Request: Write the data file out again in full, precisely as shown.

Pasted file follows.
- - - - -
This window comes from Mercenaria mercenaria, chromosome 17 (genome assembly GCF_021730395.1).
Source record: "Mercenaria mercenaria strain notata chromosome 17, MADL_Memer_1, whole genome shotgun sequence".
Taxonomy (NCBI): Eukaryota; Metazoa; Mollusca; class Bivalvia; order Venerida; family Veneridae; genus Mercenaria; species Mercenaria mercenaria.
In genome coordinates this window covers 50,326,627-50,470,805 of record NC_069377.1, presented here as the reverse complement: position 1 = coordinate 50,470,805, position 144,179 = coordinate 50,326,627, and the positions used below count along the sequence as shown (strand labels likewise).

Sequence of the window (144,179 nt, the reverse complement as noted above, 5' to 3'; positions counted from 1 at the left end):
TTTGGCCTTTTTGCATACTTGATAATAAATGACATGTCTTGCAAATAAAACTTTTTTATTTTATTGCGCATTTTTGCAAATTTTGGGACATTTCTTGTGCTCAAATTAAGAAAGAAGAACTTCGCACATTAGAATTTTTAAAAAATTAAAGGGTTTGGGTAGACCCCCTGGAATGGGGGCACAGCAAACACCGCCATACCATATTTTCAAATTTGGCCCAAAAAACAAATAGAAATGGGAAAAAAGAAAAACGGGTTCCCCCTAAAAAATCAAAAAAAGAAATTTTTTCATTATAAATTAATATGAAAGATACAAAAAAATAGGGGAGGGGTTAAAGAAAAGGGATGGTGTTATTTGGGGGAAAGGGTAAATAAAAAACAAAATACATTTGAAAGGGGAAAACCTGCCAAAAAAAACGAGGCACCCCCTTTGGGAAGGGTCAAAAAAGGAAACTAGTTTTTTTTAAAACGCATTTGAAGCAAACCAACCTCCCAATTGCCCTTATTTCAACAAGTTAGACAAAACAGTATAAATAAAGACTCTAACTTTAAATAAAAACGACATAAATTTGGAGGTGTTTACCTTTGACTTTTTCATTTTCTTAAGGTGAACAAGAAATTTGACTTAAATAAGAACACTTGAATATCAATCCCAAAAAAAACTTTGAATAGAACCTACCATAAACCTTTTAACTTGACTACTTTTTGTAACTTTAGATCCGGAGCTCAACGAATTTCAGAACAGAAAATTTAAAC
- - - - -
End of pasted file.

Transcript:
This window comes from Mercenaria mercenaria, chromosome 17 (genome assembly GCF_021730395.1).
Source record: "Mercenaria mercenaria strain notata chromosome 17, MADL_Memer_1, whole genome shotgun sequence".
Taxonomy (NCBI): Eukaryota; Metazoa; Mollusca; class Bivalvia; order Venerida; family Veneridae; genus Mercenaria; species Mercenaria mercenaria.
In genome coordinates this window covers 50,326,627-50,470,805 of record NC_069377.1, presented here as the reverse complement: position 1 = coordinate 50,470,805, position 144,179 = coordinate 50,326,627, and the positions used below count along the sequence as shown (strand labels likewise).

Sequence of the window (144,179 nt, the reverse complement as noted above, 5' to 3'; positions counted from 1 at the left end):
TTTGGCCTTTTTGCATACTTGATAATAAATGACATGTCTTGCAAATAAAACTTTTTTATTTTATTGCGCATTTTTGCAAATTTTGGGACATTTCTTGTGCTCAAATTAAGAAAGAAGAACTTCGCACATTAGAATTTTTAAAAAATTAAAGGGTTTGGGTAGACCCCCTGGAATGGGGGCACAGCAAACACCGCCATACCATATTTTCAAATTTGGCCCAAAAAACAAATAGAAATGGGAAAAAAGAAAAACGGGTTCCCCCTAAAAAATCAAAAAAAGAAATTTTTTCATTATAAATTAATATGAAAGATACAAAAAAATAGGGGAGGGGTTAAAGAAAAGGGATGGTGTTATTTGGGGGAAAGGGTAAATAAAAAACAAAATACATTTGAAAGGGGAAAACCTGCCAAAAAAAACGAGGCACCCCCTTTGGGAAGGGTCAAAAAAGGAAACTAGTTTTTTTTAAAACGCATTTGAAGCAAACCAACCTCCCAATTGCCCTTATTTCAACAAGTTAGACAAAACAGTATAAATAAAGACTCTAACTTTAAATAAAAACGACATAAATTTGGAGGTGTTTACCTTTGACTTTTTCATTTTCTTAAGGTGAACAAGAAATTTGACTTAAATAAGAACACTTGAATATCAATCCCAAAAAAAACTTTGAATAGAACCTACCATAAACCTTTTAACTTGACTACTTTTTGTAACTTTAGATCCGGAGCTCAACGAATTTCAGAACAGAAAATTTAAAC